Raise High the Roof Beam, Carpenters and Seymour (Mass Market)

An Introduction

By J.D. Salinger

Little, Brown and Company, 9780316769518, 176pp.

Publication Date: May 1, 1991

Other Editions of This Title:
Paperback (1/30/2001)
Paperback (11/6/2018)
Hardcover (1/30/1963)
Paperback (2/1/2010)
Mass Market Paperback (9/1/1984)

List Price: 9.99*
* Individual store prices may vary.

Description

The last book-length work of fiction by J. D. Salinger published in his lifetime collects two novellas about "one of the liveliest, funniest, most fully realized families in all fiction" (New York Times).


These two novellas, set seventeen years apart, are both concerned with Seymour Glass--the eldest son of J. D. Salinger's fictional Glass family--as recalled by his closest brother, Buddy.


"He was a great many things to a great many people while he lived, and virtually all things to his brothers and sisters in our somewhat outsized family. Surely he was all real things to us: our blue-striped unicorn, our double-lensed burning glass, our consultant genius, our portable conscience, our supercargo, and our one full poet..."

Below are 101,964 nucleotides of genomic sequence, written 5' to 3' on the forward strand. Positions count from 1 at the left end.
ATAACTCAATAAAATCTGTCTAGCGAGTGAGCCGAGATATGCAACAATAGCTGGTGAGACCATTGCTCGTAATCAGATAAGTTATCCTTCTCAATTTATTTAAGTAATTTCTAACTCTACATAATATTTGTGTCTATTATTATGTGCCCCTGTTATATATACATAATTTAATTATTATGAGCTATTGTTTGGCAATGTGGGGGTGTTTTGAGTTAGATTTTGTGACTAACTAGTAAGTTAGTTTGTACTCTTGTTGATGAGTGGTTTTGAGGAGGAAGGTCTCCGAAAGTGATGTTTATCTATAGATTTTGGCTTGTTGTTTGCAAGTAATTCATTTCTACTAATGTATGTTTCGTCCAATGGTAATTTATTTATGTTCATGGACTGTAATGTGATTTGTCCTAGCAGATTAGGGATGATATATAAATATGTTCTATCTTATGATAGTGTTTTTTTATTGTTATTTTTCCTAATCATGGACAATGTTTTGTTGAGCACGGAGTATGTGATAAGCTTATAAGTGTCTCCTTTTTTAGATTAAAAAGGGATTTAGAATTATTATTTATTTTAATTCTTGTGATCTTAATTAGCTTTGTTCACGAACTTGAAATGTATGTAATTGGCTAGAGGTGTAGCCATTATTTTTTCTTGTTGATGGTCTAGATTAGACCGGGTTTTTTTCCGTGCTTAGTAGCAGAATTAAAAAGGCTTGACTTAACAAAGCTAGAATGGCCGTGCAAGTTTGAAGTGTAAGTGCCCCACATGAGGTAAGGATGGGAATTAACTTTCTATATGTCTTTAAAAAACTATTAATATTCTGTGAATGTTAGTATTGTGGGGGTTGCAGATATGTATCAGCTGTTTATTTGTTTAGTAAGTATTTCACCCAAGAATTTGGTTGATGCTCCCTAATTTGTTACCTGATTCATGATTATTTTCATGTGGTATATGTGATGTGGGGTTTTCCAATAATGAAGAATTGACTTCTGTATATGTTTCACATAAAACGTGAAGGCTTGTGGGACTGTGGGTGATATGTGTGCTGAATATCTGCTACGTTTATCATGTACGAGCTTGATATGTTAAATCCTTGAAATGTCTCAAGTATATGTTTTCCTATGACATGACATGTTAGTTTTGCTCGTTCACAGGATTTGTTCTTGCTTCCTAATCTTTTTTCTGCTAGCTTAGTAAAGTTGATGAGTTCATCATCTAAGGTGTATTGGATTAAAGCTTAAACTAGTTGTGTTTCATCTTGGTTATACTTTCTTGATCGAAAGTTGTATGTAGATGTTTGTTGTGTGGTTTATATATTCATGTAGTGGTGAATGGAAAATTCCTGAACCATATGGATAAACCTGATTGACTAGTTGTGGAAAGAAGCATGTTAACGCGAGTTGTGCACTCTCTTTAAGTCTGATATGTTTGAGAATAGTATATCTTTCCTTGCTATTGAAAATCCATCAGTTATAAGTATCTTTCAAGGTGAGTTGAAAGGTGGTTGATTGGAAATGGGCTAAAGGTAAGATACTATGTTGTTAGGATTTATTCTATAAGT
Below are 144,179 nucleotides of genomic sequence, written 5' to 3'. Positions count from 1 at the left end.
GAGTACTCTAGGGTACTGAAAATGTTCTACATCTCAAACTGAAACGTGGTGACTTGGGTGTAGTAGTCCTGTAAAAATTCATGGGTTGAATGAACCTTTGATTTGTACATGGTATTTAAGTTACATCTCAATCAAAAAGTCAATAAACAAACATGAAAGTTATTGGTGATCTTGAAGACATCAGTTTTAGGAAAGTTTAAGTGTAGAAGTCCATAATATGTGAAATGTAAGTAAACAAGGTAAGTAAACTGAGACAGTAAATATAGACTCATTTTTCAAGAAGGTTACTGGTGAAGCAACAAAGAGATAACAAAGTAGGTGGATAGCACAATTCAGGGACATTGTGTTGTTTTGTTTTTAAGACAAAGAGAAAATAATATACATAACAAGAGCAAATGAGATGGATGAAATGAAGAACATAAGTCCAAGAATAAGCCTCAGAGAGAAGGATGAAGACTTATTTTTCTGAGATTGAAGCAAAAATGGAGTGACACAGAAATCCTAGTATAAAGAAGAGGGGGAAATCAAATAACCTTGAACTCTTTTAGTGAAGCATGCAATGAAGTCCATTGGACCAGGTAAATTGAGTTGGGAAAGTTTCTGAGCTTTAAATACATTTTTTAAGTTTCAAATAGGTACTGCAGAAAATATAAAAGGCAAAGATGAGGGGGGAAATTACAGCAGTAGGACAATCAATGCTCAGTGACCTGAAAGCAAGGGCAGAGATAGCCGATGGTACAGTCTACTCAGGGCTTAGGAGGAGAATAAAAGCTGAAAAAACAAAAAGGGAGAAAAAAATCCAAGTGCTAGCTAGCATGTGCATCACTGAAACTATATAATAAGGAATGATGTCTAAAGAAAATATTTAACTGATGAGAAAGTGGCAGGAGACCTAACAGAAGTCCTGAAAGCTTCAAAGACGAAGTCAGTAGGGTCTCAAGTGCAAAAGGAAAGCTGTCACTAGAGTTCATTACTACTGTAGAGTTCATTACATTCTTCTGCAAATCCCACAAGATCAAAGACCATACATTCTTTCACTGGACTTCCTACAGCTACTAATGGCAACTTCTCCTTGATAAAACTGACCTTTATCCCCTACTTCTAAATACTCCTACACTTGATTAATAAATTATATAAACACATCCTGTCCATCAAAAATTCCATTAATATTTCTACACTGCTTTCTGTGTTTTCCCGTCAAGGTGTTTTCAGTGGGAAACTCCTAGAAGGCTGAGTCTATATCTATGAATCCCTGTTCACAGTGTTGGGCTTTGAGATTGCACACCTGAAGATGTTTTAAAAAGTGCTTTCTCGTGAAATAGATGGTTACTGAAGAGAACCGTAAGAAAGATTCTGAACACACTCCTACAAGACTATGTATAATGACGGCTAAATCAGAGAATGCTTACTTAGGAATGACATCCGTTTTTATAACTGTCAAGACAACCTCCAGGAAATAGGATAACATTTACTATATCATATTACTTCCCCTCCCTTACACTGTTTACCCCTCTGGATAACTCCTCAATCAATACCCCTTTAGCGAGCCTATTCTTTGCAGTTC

About the Author

J. D. Salinger was born in New York City on January 1, 1919, and died in Cornish, New Hampshire, on January 27, 2010. His stories appeared in many magazines, most notably The New Yorker. Between 1951 and 1963 he produced four book-length works of fiction: The Catcher in the Rye; Nine Stories; Franny and Zooey; and Raise High the Roof Beam, Carpenters and Seymour--An Introduction. The books have been embraced and celebrated throughout the world and have been credited with instilling in many a lifelong love of reading.


Praise For Raise High the Roof Beam, Carpenters and Seymour: An Introduction

"No American writer will ever have a more alert ear, a more attentive eye, or a more ardent heart than Salinger's."—Adam Gopnik, New Yorker

"Salinger's final confrontation with all the strains of his earlier fiction: sentimentality, depression, Eastern philosophy, isolation, and the guilt of being happy."—Chris Wilson, Slate

"We mustn't be blind to what Salinger has accomplished by virtue of his overabundant love...The Glass stories retain an extraordinary interest and appeal."—John Romano, New York Times

"Oddly, the joys and satisfactions of working on the Glass family peculiarly increase and deepen for me with the years. I can't say why, though. Not, at least, outside the casino proper of my fiction."—J. D. Salinger